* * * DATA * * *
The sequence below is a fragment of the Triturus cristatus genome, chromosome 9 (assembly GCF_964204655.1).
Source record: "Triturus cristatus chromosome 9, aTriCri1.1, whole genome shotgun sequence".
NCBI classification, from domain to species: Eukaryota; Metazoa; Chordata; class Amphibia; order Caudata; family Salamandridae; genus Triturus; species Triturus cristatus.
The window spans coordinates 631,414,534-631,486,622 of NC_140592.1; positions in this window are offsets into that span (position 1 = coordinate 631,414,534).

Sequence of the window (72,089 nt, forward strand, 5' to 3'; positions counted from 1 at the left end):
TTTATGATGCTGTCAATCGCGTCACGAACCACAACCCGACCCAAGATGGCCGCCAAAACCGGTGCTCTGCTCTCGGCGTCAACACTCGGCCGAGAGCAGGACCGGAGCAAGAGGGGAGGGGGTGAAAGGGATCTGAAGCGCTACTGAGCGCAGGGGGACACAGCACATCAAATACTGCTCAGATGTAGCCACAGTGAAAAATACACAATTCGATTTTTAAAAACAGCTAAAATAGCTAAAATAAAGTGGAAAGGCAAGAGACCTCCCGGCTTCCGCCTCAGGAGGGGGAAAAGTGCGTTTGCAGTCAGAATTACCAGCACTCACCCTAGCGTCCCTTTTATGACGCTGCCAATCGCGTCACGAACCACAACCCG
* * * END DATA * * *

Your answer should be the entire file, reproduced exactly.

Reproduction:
The sequence below is a fragment of the Triturus cristatus genome, chromosome 9 (assembly GCF_964204655.1).
Source record: "Triturus cristatus chromosome 9, aTriCri1.1, whole genome shotgun sequence".
NCBI classification, from domain to species: Eukaryota; Metazoa; Chordata; class Amphibia; order Caudata; family Salamandridae; genus Triturus; species Triturus cristatus.
The window spans coordinates 631,414,534-631,486,622 of NC_140592.1; positions in this window are offsets into that span (position 1 = coordinate 631,414,534).

Sequence of the window (72,089 nt, forward strand, 5' to 3'; positions counted from 1 at the left end):
TTTATGATGCTGTCAATCGCGTCACGAACCACAACCCGACCCAAGATGGCCGCCAAAACCGGTGCTCTGCTCTCGGCGTCAACACTCGGCCGAGAGCAGGACCGGAGCAAGAGGGGAGGGGGTGAAAGGGATCTGAAGCGCTACTGAGCGCAGGGGGACACAGCACATCAAATACTGCTCAGATGTAGCCACAGTGAAAAATACACAATTCGATTTTTAAAAACAGCTAAAATAGCTAAAATAAAGTGGAAAGGCAAGAGACCTCCCGGCTTCCGCCTCAGGAGGGGGAAAAGTGCGTTTGCAGTCAGAATTACCAGCACTCACCCTAGCGTCCCTTTTATGACGCTGCCAATCGCGTCACGAACCACAACCCG